What is Ayurveda? Ayurveda directly translates to the science of life and it is a form of traditional Indian medicine that has been used for thousands of years. Ayurveda is a holistic form of medicine that both treats and prevents disease as well as promoting wellness through diet, herbs and lifestyle. It is considered to be the sister science to yoga, and follows many of the same principles and ideals that yoga does.
The practice of Ayurveda is based upon the knowledge derived from the Atharva veda, which is one of the vedas, the ancient hindu scriptures. Charaka Samhita describes all aspects of Ayurvedic medicine and Sushruta Samhita describes the Science of Surgery in these texts. Both these legendary compilations are still used by practitioners of traditional medicine.
Ayurveda believes we are all microcosms of the macrocosm, therefore we contain all of the elements within us. We typically contain two predominant elements though, considered to be our doshas. There are three doshas in Ayurveda, all containing two different elements. There is vata, which is air and space, pitta which is fire and water and kapha which is earth and water. One or two doshas tend to make up our constitution, which determines much of our behaviors, personality, body types and functions. When different elements become more predominant in the body through change of seasons, eating patterns or certain lifestyle behaviors, our doshas can become imbalanced. All mental and physical disorders in the body are associated with a particular dosha imbalance in Ayurveda, and can be balanced with herbs, diet and lifestyle practices that have opposite qualities of our imbalances.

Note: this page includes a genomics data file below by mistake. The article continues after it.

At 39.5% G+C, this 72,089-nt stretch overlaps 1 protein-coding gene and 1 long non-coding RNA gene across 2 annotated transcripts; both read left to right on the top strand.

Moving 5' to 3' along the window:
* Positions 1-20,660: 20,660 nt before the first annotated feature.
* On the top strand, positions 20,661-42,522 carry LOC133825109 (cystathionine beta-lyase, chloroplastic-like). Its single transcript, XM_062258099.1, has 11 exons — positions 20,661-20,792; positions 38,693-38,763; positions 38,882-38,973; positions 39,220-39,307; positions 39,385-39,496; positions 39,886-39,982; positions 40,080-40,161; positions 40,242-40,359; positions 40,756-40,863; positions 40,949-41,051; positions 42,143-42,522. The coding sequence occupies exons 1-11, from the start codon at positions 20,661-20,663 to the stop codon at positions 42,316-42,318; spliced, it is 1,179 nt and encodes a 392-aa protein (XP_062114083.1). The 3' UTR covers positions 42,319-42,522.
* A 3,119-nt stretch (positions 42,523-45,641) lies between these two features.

Ayurvedic medicine involves diet herbs and lifestyle for wellness promotion, disease prevention and treatment. Ayurvedic treatment plans are highly individualized and are based around a person's predominant doshas. The different doshas all have specific gunas, or qualities and to balance doshic imbalances, you need a treatment plan that contains opposite qualities as the imbalanced dosha. There are also a variety of body treatments involved in Ayurveda including nasya, kati basti, shirodhara and panchakarma all aimed at treating different ailments.
Ayurveda promotes deep self care and reverence for your body, mind and spirit. Daily routines or dinacharya, are very important practices of caring for the mind and body. Profound commitment to taking care of our entire being is a large part of an Ayurvedic lifestyle and is encouraged for good overall health.
Ayurvedic medicine is a holistic approach to obtaining health and treating disease. It reminds us of our integral relationship with nature and helps us to achieve health by synching back up with the cycles of the earth and elements. It is a healing science that offers us the gift of a clear mind, healthy body and strong spirit.